In 2005, a 17-year-old Brazilian by the name of Kerlon had the footballing world at his feet. He was being hailed as Brazil’s most exciting prospect since Ronaldinho, the internet was awash with clips of his ‘seal’ dribble and the likes of Barcelona, Real Madrid and AC Milan were sniffing as he was named the ‘Best Player’ and ‘Top Scorer’ at the 2005 South American U17 Youth Championships. Turn the clock forward almost exactly a decade, and Kerlon appears to be a washed-up and injury-prone journeyman who is struggling to get a game in the fourth tier of U.S. football.
The history of football is full of players who never made their potential, but there are some who’s tales stand out even among such a plethora of other candidates; Kerlon is one of these. It is not uncommon for a player to be built up to dizzying heights before they have even left school, particularly in their native country. However, not since the days of Ronaldinho had the Brazilian press bestowed such praise for one man, and probably only Neymar since. More importantly, the praise was justified. This young man appeared to be the real deal, he played with a confidence beyond his years and had the ability to back it up.
When he scored 8 goals in 7 games and led Brazil to victory at the 2005 South American U17 Championship’s, it was difficult for those who saw him play not to flirt with hyperbole. The youngster had already began making waves with Cruzeiro, where he had made a few appearances for the first team and already tested out his never-before-seen ‘seal’ dribble. You could be forgiven for thinking the trick, which had YouTube views in the millions, was nothing more than a gimmick, but when Kerlon began humiliating the best players in the world in his age group, the rest of the world began to take note. The seal dribble may have made him an internet sensation, but it was his technique, balance, skill, vision and unerring ability from a dead ball situation which made him appear a sure-fire future footballing sensation.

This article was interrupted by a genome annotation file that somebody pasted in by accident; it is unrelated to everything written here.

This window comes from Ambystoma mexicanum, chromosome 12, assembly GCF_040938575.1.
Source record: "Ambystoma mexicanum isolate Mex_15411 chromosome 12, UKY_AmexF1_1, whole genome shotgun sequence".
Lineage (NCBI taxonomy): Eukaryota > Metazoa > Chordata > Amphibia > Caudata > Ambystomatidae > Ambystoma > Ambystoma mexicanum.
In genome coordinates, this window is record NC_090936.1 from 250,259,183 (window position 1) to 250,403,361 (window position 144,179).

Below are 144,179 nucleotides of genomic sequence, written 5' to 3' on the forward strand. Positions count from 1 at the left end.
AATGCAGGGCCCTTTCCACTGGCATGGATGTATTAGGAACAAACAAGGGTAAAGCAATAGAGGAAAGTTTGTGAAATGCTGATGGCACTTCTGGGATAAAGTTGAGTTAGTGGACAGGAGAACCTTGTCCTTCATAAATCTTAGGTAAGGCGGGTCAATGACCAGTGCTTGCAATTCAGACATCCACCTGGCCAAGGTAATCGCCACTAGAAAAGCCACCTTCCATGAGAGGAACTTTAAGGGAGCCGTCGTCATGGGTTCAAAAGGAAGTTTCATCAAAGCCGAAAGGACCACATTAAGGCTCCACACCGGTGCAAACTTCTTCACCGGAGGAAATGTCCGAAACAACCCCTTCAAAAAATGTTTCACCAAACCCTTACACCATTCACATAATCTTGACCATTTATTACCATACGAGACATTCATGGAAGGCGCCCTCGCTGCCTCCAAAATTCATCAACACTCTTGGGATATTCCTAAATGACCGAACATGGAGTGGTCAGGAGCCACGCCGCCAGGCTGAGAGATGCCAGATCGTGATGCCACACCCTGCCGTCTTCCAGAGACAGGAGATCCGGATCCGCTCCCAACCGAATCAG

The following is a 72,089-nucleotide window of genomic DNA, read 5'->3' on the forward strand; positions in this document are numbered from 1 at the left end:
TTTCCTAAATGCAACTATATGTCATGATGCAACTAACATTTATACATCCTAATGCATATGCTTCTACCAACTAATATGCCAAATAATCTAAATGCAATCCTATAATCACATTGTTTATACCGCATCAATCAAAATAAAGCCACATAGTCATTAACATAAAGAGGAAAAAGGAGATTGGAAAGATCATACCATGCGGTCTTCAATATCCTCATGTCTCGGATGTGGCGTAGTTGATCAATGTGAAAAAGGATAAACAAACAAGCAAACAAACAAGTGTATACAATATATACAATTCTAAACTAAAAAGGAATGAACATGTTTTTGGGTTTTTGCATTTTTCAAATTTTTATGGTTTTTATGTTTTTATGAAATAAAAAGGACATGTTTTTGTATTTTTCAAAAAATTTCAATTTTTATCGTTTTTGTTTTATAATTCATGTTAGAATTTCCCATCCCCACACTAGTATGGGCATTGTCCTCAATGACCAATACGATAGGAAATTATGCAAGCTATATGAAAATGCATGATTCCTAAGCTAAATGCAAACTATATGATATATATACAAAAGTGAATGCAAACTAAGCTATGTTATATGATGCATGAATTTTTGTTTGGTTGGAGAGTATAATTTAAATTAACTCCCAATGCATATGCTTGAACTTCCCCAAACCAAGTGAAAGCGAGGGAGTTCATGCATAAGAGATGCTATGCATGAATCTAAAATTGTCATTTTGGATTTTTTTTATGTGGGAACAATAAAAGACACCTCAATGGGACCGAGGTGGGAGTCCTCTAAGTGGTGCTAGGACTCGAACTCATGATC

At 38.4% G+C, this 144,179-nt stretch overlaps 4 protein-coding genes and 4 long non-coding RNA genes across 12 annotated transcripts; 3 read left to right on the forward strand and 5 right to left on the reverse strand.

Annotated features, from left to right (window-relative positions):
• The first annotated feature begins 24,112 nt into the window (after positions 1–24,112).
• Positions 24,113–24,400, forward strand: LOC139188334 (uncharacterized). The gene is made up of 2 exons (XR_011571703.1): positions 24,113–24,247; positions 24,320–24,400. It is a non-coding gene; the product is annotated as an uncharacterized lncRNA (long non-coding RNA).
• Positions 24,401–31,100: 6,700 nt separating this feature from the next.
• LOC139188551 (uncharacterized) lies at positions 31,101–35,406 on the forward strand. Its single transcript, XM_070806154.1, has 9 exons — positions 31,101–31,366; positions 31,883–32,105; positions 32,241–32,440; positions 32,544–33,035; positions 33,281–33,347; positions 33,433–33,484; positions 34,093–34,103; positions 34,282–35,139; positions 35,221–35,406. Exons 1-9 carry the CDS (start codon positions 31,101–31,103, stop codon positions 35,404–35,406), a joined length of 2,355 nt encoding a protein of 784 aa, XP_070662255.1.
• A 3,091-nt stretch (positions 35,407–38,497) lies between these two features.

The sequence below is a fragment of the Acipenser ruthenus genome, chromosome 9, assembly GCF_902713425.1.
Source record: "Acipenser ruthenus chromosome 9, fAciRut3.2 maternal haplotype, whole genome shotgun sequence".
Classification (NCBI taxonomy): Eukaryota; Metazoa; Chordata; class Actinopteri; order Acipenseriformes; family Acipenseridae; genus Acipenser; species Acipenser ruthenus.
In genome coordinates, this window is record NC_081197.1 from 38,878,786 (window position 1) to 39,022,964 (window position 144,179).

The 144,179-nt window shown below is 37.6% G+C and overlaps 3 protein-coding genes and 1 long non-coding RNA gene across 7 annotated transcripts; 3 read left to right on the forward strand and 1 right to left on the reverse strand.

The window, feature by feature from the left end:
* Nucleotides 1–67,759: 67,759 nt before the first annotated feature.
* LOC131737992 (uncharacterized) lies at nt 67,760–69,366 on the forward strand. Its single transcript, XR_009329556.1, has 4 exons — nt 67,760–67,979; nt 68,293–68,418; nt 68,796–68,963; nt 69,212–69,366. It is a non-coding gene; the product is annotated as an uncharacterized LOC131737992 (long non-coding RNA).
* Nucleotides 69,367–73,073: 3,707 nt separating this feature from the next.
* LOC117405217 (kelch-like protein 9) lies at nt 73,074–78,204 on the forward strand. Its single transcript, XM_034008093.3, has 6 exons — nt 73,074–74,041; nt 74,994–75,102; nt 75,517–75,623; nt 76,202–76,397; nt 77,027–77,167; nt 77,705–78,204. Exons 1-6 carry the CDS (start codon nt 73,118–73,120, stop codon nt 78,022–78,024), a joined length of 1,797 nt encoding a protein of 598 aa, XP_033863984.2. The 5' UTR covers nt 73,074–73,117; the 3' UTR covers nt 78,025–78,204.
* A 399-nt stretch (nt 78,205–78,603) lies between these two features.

As is always the case, scouts from the world’s leading clubs were present at the youth tournament. Kerlon’s teammates included the likes of Marcelo, Denilson and Anderson, but after only a couple of games, it was clear that the tournament would only have one star. Nelson Rodriguez, the Brazil coach, even told his players to get the ball to Kerlon as often as they could, such was his dominance. From attacking midfield he scored 8 goals in Brazil’s 7 games, but more than the quantity of the goals, the nature of them was what set him apart. Long-range free-kicks and incredible solo dribbles were a natural part of the fast-emerging wonderkid’s repertoire.
When the tournament came to a close, Kerlon’s name was on everybody’s lips. Cruzeiro were facing an uphill battle to rebuff the bids of Europe’s leading sides, reportedly rejecting an offer of £18 million from Sir Alex Ferguson at Manchester United. The year after announcing himself to the world, Kerlon didn’t quite have the impact Cruzeiro had hoped for. He played 26 times for the club, where he wow’ed fans but was plagued by injuries and often saw his flamboyant playing style was met with rugged challenges. The seal dribble, for example, often resulted in Kerlon being hacked down or, most notably, elbowed. In 2007, Brazilian right-back Coelho was handed a five-game ban after a vicious elbow on the teenager, who was running past him with the ball balanced upon his head.